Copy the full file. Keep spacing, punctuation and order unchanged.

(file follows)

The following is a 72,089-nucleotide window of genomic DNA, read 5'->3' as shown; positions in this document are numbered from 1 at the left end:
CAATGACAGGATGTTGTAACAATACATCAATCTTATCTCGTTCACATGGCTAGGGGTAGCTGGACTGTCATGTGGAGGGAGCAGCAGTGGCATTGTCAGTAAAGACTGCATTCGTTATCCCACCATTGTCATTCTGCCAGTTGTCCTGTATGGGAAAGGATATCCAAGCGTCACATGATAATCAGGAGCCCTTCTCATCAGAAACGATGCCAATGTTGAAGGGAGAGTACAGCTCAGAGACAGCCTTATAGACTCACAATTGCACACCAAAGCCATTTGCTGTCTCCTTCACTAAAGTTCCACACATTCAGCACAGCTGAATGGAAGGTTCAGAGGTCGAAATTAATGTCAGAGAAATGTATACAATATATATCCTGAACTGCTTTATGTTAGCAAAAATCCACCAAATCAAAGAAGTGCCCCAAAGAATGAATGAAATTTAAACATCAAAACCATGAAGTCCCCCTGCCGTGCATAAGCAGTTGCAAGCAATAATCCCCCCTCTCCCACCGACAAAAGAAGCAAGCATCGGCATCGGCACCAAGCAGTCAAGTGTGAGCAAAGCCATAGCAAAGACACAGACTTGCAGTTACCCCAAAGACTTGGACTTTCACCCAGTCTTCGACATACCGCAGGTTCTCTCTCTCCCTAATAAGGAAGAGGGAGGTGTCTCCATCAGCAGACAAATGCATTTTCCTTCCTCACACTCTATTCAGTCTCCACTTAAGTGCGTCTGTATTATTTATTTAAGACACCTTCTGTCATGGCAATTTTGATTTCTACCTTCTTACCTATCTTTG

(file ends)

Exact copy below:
The following is a 72,089-nucleotide window of genomic DNA, read 5'->3' as shown; positions in this document are numbered from 1 at the left end:
CAATGACAGGATGTTGTAACAATACATCAATCTTATCTCGTTCACATGGCTAGGGGTAGCTGGACTGTCATGTGGAGGGAGCAGCAGTGGCATTGTCAGTAAAGACTGCATTCGTTATCCCACCATTGTCATTCTGCCAGTTGTCCTGTATGGGAAAGGATATCCAAGCGTCACATGATAATCAGGAGCCCTTCTCATCAGAAACGATGCCAATGTTGAAGGGAGAGTACAGCTCAGAGACAGCCTTATAGACTCACAATTGCACACCAAAGCCATTTGCTGTCTCCTTCACTAAAGTTCCACACATTCAGCACAGCTGAATGGAAGGTTCAGAGGTCGAAATTAATGTCAGAGAAATGTATACAATATATATCCTGAACTGCTTTATGTTAGCAAAAATCCACCAAATCAAAGAAGTGCCCCAAAGAATGAATGAAATTTAAACATCAAAACCATGAAGTCCCCCTGCCGTGCATAAGCAGTTGCAAGCAATAATCCCCCCTCTCCCACCGACAAAAGAAGCAAGCATCGGCATCGGCACCAAGCAGTCAAGTGTGAGCAAAGCCATAGCAAAGACACAGACTTGCAGTTACCCCAAAGACTTGGACTTTCACCCAGTCTTCGACATACCGCAGGTTCTCTCTCTCCCTAATAAGGAAGAGGGAGGTGTCTCCATCAGCAGACAAATGCATTTTCCTTCCTCACACTCTATTCAGTCTCCACTTAAGTGCGTCTGTATTATTTATTTAAGACACCTTCTGTCATGGCAATTTTGATTTCTACCTTCTTACCTATCTTTG